This means that it becomes sort of awkward to go out to eat with local friends unless you offer to pay for their meal at one of the expat places, or you are willing to try out a local spot. In some countries this isn’t simply a matter of “liking” the local food or not, there may be sanitation issues, such as the often mentioned drainage oil problems with some low priced restaurants in China. Or it could be more simple, what if you hate second-hand smoke and the only non-smoking places are expat joints? Or what if you are vegetarian or on a strict kosher diet? All of these factors will limit the places that you are willing to go to eat, and might necessarily enhance the thickness of your expat bubble.

    The expat bubble effect in Tanzania was particularly extreme because the economic gap between the expats and the locals was huge. For example, it was possible to buy cereal in Dar es Salaam, Frosted Flakes and whatnot, but if you wanted any to you had to go to one of two grocery stores that carried it, and it would cost more than $10 USD a box. I never bought cereal there, but we did go to that grocery store to buy some other things that my wife needed to cook some of her staple dishes. Cereal is not a necessity really, but many other random items that Westerners were used to could only be found in that shop, for example dishwasher detergent, and were quite expensive. All the staff in the grocery store spoke English well, and pretty much everyone who shopped there was either foreign or an extremely rich Tanzanian. So, in Tanzania even the grocery store situation fed the expat bubble phenomenon.

    As you may expect, the economic factor is not as much as an issue in Japan. Japanese have money — so you can find Japanese locals even at the most expensive “expat” bars in Tokyo. However, other factors in Japan contribute to the draw of the expat bubble…

    Another factor that will impact the draw of the expat bubble is language. In Japan the language factor is huge. The less likely it is for you to speak the local language, and for the locals to speak your language, the tougher it will be to escape the expat bubble — because hey, you can’t communicate with anyone.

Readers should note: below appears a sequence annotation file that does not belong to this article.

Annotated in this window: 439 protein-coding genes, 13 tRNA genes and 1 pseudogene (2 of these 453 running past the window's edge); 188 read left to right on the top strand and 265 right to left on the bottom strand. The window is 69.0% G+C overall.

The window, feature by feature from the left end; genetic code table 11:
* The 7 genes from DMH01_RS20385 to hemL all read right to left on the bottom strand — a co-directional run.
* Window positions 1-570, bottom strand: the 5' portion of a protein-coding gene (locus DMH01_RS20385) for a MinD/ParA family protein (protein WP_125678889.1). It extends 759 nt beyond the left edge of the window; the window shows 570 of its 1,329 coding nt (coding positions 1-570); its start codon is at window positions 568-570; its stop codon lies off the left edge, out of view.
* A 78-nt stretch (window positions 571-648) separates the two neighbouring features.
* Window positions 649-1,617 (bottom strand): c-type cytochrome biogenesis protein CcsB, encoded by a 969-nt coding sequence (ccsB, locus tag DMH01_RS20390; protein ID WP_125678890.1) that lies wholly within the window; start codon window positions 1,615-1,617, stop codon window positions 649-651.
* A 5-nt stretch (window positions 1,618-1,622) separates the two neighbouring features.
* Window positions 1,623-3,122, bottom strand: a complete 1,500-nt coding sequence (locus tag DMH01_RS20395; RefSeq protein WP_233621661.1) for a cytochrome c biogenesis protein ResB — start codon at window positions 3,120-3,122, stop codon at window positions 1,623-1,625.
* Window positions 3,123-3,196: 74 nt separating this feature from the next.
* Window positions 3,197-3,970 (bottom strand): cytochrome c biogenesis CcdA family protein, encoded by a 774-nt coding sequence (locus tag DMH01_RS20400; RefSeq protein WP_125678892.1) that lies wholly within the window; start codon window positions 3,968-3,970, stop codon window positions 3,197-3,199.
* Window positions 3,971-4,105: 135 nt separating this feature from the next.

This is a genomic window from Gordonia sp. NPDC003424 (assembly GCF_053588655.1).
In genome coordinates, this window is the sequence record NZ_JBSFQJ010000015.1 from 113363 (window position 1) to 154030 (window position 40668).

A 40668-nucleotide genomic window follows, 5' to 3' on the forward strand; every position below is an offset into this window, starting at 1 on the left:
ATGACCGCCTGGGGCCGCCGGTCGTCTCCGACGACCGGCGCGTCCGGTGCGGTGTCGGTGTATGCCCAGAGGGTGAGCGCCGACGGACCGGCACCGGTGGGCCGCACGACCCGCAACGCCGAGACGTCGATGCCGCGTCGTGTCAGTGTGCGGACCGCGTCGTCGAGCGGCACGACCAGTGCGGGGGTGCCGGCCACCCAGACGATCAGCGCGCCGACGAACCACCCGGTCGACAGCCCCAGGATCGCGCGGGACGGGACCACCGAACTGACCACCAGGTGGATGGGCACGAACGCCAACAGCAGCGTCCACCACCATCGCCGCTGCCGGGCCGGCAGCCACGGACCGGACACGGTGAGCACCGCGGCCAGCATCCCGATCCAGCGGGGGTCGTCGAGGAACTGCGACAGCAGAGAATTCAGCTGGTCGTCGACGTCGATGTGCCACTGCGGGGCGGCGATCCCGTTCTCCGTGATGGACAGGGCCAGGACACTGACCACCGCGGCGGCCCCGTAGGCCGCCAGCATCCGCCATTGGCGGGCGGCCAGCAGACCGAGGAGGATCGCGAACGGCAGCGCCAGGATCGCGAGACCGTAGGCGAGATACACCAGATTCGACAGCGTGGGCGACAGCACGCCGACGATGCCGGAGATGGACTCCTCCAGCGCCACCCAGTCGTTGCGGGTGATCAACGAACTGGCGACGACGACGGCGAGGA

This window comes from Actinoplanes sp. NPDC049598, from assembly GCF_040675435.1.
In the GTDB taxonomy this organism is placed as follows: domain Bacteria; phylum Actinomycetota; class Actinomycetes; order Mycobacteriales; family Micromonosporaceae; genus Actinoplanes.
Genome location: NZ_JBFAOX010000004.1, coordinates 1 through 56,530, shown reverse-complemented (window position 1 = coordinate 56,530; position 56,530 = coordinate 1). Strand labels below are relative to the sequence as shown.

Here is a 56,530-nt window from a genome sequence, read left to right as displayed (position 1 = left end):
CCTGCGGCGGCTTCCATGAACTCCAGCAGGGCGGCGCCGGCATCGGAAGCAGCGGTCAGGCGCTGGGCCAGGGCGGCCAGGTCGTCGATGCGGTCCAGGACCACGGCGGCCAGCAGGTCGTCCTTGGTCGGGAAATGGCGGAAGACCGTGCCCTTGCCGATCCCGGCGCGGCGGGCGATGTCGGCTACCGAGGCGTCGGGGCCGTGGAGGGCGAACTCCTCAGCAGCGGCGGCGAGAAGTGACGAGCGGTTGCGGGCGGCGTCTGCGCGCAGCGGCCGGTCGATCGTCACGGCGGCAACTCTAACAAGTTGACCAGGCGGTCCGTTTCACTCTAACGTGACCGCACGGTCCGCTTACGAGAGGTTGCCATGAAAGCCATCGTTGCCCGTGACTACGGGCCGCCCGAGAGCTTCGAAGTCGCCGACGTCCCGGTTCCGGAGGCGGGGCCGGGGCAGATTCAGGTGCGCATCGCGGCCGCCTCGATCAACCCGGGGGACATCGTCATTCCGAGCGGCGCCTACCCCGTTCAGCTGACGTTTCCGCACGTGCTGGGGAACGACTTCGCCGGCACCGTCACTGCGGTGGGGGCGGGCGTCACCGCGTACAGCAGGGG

I don’t think I’m going to offend anyone by saying that in general Japanese suck at English (and any other language), and non-Japanese suck at Japanese. The language gap in Japan is massive, even larger than it is in Tanzania… many, many, Tanzanians speak English and speak it well. I would even venture to say that more Shanghainese are comfortable speaking English than Japanese who can speak English in Tokyo.

    If you’re trying to avoid the expat bubble, one thing you can do to break down barriers is to learn the local language well.

    Cultural differences can also contribute to the expat bubble effect. For example, let’s talk about coffee.

    In Tanzania (specifically Dar es Salaam) there was not really a local cafe culture. If you wanted to have some quality coffee and muffins or something in the morning you only had a couple of places to go, and these places were pretty much only frequented by the expats in the area. There are enough expats to support the business, so the shops do well, but if you continue to go there you see the same other foreigners over and over again, and there you have it, you’re in an expat bubble.

    There are other more subtle cultural differences that can contribute to an expat bubble. For example, in Shanghai there is a huge Japanese community. There are about 50,000 Japanese here for the long haul, and there are only about 27,000 Americans. Because there are so many Japanse there are a ton of excellent Japanese restaurants and a lot of Japanese-style bars. There are even some restaurants where by default the staff speak Japanese and the menus are all in Japanese. If your culture is such that you want to eat Japanese food all the time, you’re in luck, you can. Not only that, but you’ll be surrounded by Japanese people when you do. This is the Japanese expat bubble in Shanghai – and many Japanese are surely trapped in it.

    So there we have it.

    As I see it those are the major factors that can trap you in an expat bubble. Know them, so you can learn to avoid them if you so desire.

    Having said all that, I completely understand that expat bubbles are not all bad. Here in Shanghai I’m sort of in a weird American expat plus Japanese expat bubble that actually has allowed me to learn a lot about how these jet setters do their thing in China. I also have local friends, but they are mostly people I met through work or other relatively well-off Chinese living here.

    I’m going to do a follow-up post that will share my thoughts on what you can do to INCREASE your chances of getting stuck in an expat bubble when overseas. Then you know, you can do the reverse to… well… not get stuck.

    Anyway let me hear your thoughts and let me know if you have any questions!

Love for Miyagi Japan